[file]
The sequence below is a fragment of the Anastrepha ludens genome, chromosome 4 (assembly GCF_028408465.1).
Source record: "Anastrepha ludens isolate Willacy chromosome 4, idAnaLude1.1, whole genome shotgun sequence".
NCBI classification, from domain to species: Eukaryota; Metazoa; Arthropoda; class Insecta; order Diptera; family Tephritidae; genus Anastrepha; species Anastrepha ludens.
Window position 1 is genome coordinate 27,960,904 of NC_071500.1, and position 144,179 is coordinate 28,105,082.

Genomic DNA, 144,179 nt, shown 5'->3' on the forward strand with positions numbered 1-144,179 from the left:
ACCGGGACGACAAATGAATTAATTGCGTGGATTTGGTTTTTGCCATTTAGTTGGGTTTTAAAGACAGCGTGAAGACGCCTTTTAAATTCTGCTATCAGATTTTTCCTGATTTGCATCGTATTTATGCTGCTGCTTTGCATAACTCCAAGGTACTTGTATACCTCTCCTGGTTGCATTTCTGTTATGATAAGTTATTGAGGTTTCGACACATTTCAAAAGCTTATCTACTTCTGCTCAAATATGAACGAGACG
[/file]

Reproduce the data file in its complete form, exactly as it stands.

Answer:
The sequence below is a fragment of the Anastrepha ludens genome, chromosome 4 (assembly GCF_028408465.1).
Source record: "Anastrepha ludens isolate Willacy chromosome 4, idAnaLude1.1, whole genome shotgun sequence".
NCBI classification, from domain to species: Eukaryota; Metazoa; Arthropoda; class Insecta; order Diptera; family Tephritidae; genus Anastrepha; species Anastrepha ludens.
Window position 1 is genome coordinate 27,960,904 of NC_071500.1, and position 144,179 is coordinate 28,105,082.

Genomic DNA, 144,179 nt, shown 5'->3' on the forward strand with positions numbered 1-144,179 from the left:
ACCGGGACGACAAATGAATTAATTGCGTGGATTTGGTTTTTGCCATTTAGTTGGGTTTTAAAGACAGCGTGAAGACGCCTTTTAAATTCTGCTATCAGATTTTTCCTGATTTGCATCGTATTTATGCTGCTGCTTTGCATAACTCCAAGGTACTTGTATACCTCTCCTGGTTGCATTTCTGTTATGATAAGTTATTGAGGTTTCGACACATTTCAAAAGCTTATCTACTTCTGCTCAAATATGAACGAGACG